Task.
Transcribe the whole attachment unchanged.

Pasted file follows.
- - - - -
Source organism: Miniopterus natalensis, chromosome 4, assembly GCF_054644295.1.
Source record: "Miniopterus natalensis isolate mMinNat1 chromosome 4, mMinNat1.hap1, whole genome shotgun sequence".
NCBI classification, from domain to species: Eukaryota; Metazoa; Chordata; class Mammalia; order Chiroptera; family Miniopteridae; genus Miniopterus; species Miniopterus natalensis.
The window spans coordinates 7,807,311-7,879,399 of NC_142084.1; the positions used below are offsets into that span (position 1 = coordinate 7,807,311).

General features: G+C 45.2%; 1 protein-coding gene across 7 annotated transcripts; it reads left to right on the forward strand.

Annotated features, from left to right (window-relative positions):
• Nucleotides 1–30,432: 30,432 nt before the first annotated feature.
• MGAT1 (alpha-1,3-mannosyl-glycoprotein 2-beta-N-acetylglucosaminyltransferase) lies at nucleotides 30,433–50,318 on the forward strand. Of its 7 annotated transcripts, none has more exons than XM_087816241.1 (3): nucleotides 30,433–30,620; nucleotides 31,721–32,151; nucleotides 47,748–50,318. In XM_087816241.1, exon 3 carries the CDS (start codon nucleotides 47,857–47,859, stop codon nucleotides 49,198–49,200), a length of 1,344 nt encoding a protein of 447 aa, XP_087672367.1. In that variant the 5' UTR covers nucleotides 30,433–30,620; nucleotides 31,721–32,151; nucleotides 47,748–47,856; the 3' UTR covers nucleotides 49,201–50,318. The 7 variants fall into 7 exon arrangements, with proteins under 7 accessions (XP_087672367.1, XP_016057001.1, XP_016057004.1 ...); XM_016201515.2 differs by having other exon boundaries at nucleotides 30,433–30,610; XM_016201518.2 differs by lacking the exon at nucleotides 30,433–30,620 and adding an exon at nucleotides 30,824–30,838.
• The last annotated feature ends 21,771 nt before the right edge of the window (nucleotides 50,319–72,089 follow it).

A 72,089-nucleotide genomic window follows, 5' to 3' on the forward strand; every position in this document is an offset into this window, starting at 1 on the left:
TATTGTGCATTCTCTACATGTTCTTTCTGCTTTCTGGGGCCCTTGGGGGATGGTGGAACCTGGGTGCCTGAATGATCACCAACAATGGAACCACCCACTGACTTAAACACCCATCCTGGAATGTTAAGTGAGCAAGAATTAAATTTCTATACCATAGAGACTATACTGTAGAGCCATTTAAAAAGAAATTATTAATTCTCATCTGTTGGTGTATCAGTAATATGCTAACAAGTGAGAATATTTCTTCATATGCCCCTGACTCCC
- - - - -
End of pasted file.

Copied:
Source organism: Miniopterus natalensis, chromosome 4, assembly GCF_054644295.1.
Source record: "Miniopterus natalensis isolate mMinNat1 chromosome 4, mMinNat1.hap1, whole genome shotgun sequence".
NCBI classification, from domain to species: Eukaryota; Metazoa; Chordata; class Mammalia; order Chiroptera; family Miniopteridae; genus Miniopterus; species Miniopterus natalensis.
The window spans coordinates 7,807,311-7,879,399 of NC_142084.1; the positions used below are offsets into that span (position 1 = coordinate 7,807,311).

General features: G+C 45.2%; 1 protein-coding gene across 7 annotated transcripts; it reads left to right on the forward strand.

Annotated features, from left to right (window-relative positions):
• Nucleotides 1–30,432: 30,432 nt before the first annotated feature.
• MGAT1 (alpha-1,3-mannosyl-glycoprotein 2-beta-N-acetylglucosaminyltransferase) lies at nucleotides 30,433–50,318 on the forward strand. Of its 7 annotated transcripts, none has more exons than XM_087816241.1 (3): nucleotides 30,433–30,620; nucleotides 31,721–32,151; nucleotides 47,748–50,318. In XM_087816241.1, exon 3 carries the CDS (start codon nucleotides 47,857–47,859, stop codon nucleotides 49,198–49,200), a length of 1,344 nt encoding a protein of 447 aa, XP_087672367.1. In that variant the 5' UTR covers nucleotides 30,433–30,620; nucleotides 31,721–32,151; nucleotides 47,748–47,856; the 3' UTR covers nucleotides 49,201–50,318. The 7 variants fall into 7 exon arrangements, with proteins under 7 accessions (XP_087672367.1, XP_016057001.1, XP_016057004.1 ...); XM_016201515.2 differs by having other exon boundaries at nucleotides 30,433–30,610; XM_016201518.2 differs by lacking the exon at nucleotides 30,433–30,620 and adding an exon at nucleotides 30,824–30,838.
• The last annotated feature ends 21,771 nt before the right edge of the window (nucleotides 50,319–72,089 follow it).

A 72,089-nucleotide genomic window follows, 5' to 3' on the forward strand; every position in this document is an offset into this window, starting at 1 on the left:
TATTGTGCATTCTCTACATGTTCTTTCTGCTTTCTGGGGCCCTTGGGGGATGGTGGAACCTGGGTGCCTGAATGATCACCAACAATGGAACCACCCACTGACTTAAACACCCATCCTGGAATGTTAAGTGAGCAAGAATTAAATTTCTATACCATAGAGACTATACTGTAGAGCCATTTAAAAAGAAATTATTAATTCTCATCTGTTGGTGTATCAGTAATATGCTAACAAGTGAGAATATTTCTTCATATGCCCCTGACTCCC